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I am getting a super price from Suncoast, but I have also ordered a set of Hawk HPS's from Essex which I think were about $100 for the front set. I'll probably try the Hawks first to see how I like them and how much dust they make.


Ric's email is


[email protected]
 

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Be aware that for track use in particular, as the pad material gets thiner there is more opportunity for heat to transfer from the pad to the brake pistons. That's one reason why brakes can go away relatively quickly even though there is still pad material left. If you are tracking the car, my suggestion is replace the pads if they're down to 1/3rd or less material. 1/3rd, with wear sensors etc. might be fine for street use, but under track conditions, and depending on how you use your brakes (e.g. TJ seems to indicate his had 'hard' use problems in other makes of cars), pad wear will probably not be 'linear.' As the pads get thinner I believe the material probably gets hotter and wears faster; that heat is transfered more readily to the pistons, and from the pistons to the brake fluid; and finally, the very high temps brakes rotors can generate on the track can, and will (a) screw with you wear sensors, and can, and will mess with some of your caliper components, like dust seals.



Which brings me to another topic. While looking to get things ready to do a number of HPDE events over the next 8 weeks or so, I went down to my local pro race shop. They have, for some time, made titanium (apparently the metal is a pretty good insulator) I guess you would call them pad or caliper heat 'shields' for the 'big' Porsche (and other calipers) They don't have a 'shield' cut for the Boxster 'S' / Cayman 'S' calipers, but .... it could be done if there were more than one set to be made. I think I'd need to tell them something like a minimum order of 10 sets or so. Their claim is the 'shields' will drop the temperature

reaching the pads by 80° degrees or more. Any interest?
 

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Discussion Starter #35
Sounds more like the Titanium parts will act as heat sinks, and help dissipate heat from the pads and brake components.


I had my brake fluid changed last week and the majority of the feel is back int he brake peddle.


However, I still get the feeling that if I pump the brakes slightly before hard braking that the retardation level is gets even better.


Is this the case for all brakes? Is this normal? or is there a possibility that there is still some air in the lines from the fluid change?


Jack
 

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Mlpor, I used TI shims in my Volvo S60R when tracking, They worked great and I would be interested in a set for the CS. Any idea on cost.
 

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The brake pad sensors fit into slots in the pad backing plates. As the pad wears down to its minimum acceptable thickness the rotor grinds into the sensorbreaking the normally closed warning light circuit which illuminates the warning lamp. Thus, when the warning light comes on it means a sensor has been physically damaged & cannot be reused. If you want to resuse sensors, change the pads before the light comes on. The sensors are meant to be replaced, not reused & are easily damaged during removal from the pad. I've found lubricating them w/water helps to avoid breakage.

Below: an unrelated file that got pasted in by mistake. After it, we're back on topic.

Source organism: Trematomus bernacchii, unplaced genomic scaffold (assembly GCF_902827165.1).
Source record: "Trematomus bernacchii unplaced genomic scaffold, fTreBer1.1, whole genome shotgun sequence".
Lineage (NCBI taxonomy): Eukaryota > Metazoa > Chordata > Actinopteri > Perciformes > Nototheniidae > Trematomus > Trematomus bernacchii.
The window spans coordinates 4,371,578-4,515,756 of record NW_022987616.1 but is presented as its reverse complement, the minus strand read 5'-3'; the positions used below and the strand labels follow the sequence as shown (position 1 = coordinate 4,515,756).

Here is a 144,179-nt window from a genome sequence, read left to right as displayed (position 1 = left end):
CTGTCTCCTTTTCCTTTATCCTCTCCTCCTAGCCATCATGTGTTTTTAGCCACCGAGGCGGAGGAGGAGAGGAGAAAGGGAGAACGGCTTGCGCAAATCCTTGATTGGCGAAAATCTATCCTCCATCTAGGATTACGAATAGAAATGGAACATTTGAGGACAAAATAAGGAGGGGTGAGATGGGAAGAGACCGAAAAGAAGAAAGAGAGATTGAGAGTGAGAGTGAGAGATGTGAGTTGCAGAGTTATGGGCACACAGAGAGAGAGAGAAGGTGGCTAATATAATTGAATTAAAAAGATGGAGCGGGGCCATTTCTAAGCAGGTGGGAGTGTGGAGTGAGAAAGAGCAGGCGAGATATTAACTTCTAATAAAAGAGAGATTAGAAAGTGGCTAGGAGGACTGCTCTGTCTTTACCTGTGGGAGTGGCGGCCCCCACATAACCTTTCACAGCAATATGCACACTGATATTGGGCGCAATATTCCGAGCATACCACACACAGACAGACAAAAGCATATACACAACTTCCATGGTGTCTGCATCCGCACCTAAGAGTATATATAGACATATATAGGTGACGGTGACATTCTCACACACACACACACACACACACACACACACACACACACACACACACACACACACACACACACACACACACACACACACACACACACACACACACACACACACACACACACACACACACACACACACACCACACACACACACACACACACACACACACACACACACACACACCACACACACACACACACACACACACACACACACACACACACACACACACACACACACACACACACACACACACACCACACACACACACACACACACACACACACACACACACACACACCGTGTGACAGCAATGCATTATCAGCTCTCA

However, if you track you'll be checking/replacing pads frequently anyway so just toss the sensors. Cut the wires after the juction connector, strip & connect them together to close the circuit, use a crimped wire connector or insulating tape & wire tie them out of the way. Makes pad changes faster, cheaper& easier.


Ditto (sadly) on the crappy oem fluid and/or factory brake bleeding.
 

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Jayman ~ so far there hasn't been much other interest expressed to warrant going to the local speed shop about fabricating a set up. But two things occures to me.



First, serendipitously, I had dinner with some friends connected to the local university SAE team. They think the SAE program may be coming into some sheets of titanium and might be willing as a project to make up a set of shims for testing. If they do, I'll ask to see if one set can be cut, it might be just as easy to do two.



Failing that, I think I'll send the Seine Systems folks an email to ask if they wouldn't think about adding a pattern for the 'S' brake calipers ~ in fact I'm wondering it the caliper might also common to the base Carrerra. Isn't the base 997 Carrerra also running on 28mm x 318mm fronts and 24mm x 299mm rear rotors? Anyway, I'll ask Seine if they would do a set see, e.g. their info at http://www.seinesystems.com/BrakeFade-2.htm



Cheers

Edited by - mlpor on 09/14/2006 06:52:55 AM
 

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Ken, did you every try the Hawk HPS pads and if so how did you like them. I found them to be a good street/track pad, much less brake dust and no squealing. Only draw back I found was when they were soaked pretty good with water or ice slush, the first press of the brake pedal and nothing there. You had to pump the pedal a couple of times and they would be ok.